|Dear NGA members,|
We have received such a number of enquiries following the Prime Minister’s broadcast on Sunday that I felt it was important to break our usual habit of waiting until the end of the week to update you with the news. The Department for Education (DfE) published guidance yesterday evening on how it believes schools can begin to open safely for more pupils:Guidance for education and childcare settingsGuidance on implementing protective measuresGuidance for parents and carersWe have suggested that the DfE also needs to produce guidance specifically for governing boards and we are expecting this later in the week. In the meantime, I thought it would be helpful to confirm where responsibility lies:The final decision on whether to invite pupils back will rest with schools and academy trusts. Schools should only invite those pupils back when and if their assessment of the risk is that it is safe for both children and staff to do so. While school leaders will be beginning to assess options, there is no need to rush into any decisions immediately.
Re-opening a school is an operational decision which is taken by school leaders. Clearly any decision made by school leaders will need to take into account the DfE guidance, applying it to the school’s individual context. We expect school leaders to consult with their governing boards who have a role as employers (or in place of employers) and a duty of care to pupils.
The headteacher (or possibly another executive within a multi academy trust) will need to undertake a full risk assessment before making a decision, and it would be wise for them to bring that assessment to their governing board. Governing boards, while trusting their professional leaders to carry out that assessment, should test its robustness. The assessment will need to be kept under review.
In developing the options, a board would be reasonable in expecting school leaders to have consulted staff and parents; the latter is particularly important to understanding what the response might be to an invitation for their child to return to school. Parents will not be fined for non-attendance at this time, and schools and colleges will not be held to account for attendance levels.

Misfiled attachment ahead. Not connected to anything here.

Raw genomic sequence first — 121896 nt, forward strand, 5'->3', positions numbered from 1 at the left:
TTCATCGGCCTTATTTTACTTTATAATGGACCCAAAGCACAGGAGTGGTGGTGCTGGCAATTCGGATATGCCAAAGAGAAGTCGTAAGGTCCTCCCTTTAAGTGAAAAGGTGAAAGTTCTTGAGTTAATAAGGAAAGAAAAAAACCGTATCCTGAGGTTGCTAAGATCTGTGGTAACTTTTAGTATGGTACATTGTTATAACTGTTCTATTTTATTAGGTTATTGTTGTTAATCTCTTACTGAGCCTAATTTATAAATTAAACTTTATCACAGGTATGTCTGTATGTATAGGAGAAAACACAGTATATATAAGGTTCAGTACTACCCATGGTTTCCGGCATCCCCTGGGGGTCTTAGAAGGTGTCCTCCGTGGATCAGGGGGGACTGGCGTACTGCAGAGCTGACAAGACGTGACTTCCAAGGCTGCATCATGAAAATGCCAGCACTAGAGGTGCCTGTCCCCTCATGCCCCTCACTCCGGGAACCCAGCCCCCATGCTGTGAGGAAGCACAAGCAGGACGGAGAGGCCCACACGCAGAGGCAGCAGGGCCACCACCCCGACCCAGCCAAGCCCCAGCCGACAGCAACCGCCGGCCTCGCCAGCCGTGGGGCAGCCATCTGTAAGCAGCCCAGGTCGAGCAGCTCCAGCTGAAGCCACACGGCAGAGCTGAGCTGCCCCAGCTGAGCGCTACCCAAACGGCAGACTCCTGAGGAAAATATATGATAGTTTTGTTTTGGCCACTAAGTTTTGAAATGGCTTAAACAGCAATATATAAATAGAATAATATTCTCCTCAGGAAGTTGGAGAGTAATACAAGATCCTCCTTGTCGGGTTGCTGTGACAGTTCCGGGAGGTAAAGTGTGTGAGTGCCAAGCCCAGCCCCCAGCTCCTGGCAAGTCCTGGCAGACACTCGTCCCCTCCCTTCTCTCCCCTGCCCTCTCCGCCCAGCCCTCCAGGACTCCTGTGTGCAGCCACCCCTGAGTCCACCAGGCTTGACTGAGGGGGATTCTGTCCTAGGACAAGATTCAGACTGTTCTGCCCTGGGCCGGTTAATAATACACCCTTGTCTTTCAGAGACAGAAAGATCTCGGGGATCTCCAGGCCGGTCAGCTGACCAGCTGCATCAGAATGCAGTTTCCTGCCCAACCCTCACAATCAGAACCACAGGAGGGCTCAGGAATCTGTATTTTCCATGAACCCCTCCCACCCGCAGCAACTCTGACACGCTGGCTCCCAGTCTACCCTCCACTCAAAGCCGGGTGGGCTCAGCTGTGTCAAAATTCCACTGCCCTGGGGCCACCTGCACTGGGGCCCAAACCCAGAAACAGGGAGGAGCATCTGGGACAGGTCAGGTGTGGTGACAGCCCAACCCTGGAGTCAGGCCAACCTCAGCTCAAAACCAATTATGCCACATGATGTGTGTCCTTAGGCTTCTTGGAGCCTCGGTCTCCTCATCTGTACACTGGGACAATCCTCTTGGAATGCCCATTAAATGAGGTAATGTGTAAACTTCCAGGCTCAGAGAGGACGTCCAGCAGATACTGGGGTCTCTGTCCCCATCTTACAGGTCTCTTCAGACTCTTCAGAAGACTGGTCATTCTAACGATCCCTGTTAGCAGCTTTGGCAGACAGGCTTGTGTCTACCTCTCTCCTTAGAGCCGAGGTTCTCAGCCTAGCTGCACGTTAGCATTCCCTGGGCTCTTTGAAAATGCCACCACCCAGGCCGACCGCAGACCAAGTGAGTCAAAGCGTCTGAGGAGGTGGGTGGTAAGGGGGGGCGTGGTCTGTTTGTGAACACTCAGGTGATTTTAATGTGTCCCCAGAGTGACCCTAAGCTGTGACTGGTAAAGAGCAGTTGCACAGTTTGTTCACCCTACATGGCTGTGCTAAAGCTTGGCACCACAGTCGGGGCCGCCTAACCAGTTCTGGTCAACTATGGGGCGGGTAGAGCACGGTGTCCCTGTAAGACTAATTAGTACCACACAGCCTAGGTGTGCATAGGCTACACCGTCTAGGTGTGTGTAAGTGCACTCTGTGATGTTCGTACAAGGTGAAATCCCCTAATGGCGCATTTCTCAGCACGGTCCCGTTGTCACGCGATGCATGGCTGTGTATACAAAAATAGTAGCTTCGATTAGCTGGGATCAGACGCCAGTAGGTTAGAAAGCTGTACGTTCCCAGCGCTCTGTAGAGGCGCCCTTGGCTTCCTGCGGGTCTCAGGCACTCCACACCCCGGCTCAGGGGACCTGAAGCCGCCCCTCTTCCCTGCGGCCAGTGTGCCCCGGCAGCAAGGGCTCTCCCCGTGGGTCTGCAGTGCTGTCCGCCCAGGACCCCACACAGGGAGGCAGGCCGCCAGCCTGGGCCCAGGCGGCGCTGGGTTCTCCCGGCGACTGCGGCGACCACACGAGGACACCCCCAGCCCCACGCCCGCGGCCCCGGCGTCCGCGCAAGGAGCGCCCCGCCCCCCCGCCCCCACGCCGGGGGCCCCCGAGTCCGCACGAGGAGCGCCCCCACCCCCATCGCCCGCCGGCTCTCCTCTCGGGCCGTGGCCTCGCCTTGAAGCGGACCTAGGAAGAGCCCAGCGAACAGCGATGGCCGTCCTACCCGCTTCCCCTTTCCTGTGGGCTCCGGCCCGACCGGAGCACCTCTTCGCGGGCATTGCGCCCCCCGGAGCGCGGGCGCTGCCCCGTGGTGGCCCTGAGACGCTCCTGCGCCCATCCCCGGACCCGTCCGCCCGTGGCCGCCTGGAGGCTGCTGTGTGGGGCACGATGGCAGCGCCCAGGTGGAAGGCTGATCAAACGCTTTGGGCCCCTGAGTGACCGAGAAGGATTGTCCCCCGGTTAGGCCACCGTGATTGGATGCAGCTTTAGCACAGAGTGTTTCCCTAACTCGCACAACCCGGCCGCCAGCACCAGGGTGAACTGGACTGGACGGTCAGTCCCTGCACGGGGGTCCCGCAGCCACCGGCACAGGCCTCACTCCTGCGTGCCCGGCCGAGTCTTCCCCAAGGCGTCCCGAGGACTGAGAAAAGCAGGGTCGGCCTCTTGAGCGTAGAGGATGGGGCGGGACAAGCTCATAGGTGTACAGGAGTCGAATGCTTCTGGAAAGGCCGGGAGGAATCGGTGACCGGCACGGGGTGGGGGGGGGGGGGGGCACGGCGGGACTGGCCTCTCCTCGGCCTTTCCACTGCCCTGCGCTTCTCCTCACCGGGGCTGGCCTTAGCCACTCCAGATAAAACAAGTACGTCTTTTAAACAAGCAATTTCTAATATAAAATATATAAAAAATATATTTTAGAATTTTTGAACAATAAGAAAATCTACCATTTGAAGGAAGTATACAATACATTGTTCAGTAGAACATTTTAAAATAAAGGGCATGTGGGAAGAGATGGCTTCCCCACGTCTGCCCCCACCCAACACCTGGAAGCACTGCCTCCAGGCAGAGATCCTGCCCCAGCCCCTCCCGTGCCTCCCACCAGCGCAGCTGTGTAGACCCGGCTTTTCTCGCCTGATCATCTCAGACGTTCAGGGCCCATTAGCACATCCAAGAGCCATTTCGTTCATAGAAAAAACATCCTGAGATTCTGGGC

We would also expect a school leader to discuss the options with the chair and the vice chair of the governing board, using them as sounding boards for this very difficult decision. (In a multi academy trust, we would still expect a headteacher to be in contact with the chair of the academy committee/local governing board – as well as trust’s central executive – as the academy chair will be aware of the local context and premises in a way that the chair of the trust board may not).
Governing boards, and chairs in particular, may be asked to support the communications to the whole school community – staff, parents and more widely. Chairs may be asked to co-sign letters from the headteacher/CEO. This illustrates the importance of the board being behind the leader’s decision as they will need to be able to advocate for the position. There is a role for governing boards in constructing, with their senior leaders, confident communications which fit with their school’s values and ethos, putting the welfare of pupils at the heart of decision making.
These are extremely difficult decisions to take and it is imperative that school leaders and chairs of governing boards maintain regular contact. We are aware of much wonderful school leadership over the past two months, but this must not be taken for granted and it is crucial that their well-being is not being compromised. As you are no doubt aware, governing boards owe a duty of care to staff, and in particular to their senior leader.We are continuing to produce NGA guidance but if you are not sure of anything, please do contact the GOLDline – email firstname.lastname@example.org or call 0121 237 3782. Our advice team is up-to-date with the latest guidance and will seek an answer from the DfE where necessary. We continue to be in dialogue with the DfE, and as I mentioned in last Thursday evening’s newsletter, continue to make the representations we have received from our membership. NGA will also be publishing answers to frequently asked questions every day while new queries continue to arrive with us.
Governing boards need to continue to show their support for their schools and trusts in a proportionate fashion, as so many of you have been doing, being there for your senior leaders with guidance when necessary, but without adding to the immense pressure of the situation. We are also aware that governing boards are not immune to this strain and anxiety; in particular, chairs will no doubt welcome the support of other members of the board.
Thank you so much for what you are doing to support your schools and their leaders to make good decisions. Please keep in touch and NGA will support you in your good work.
Chief Executive, National Governance Association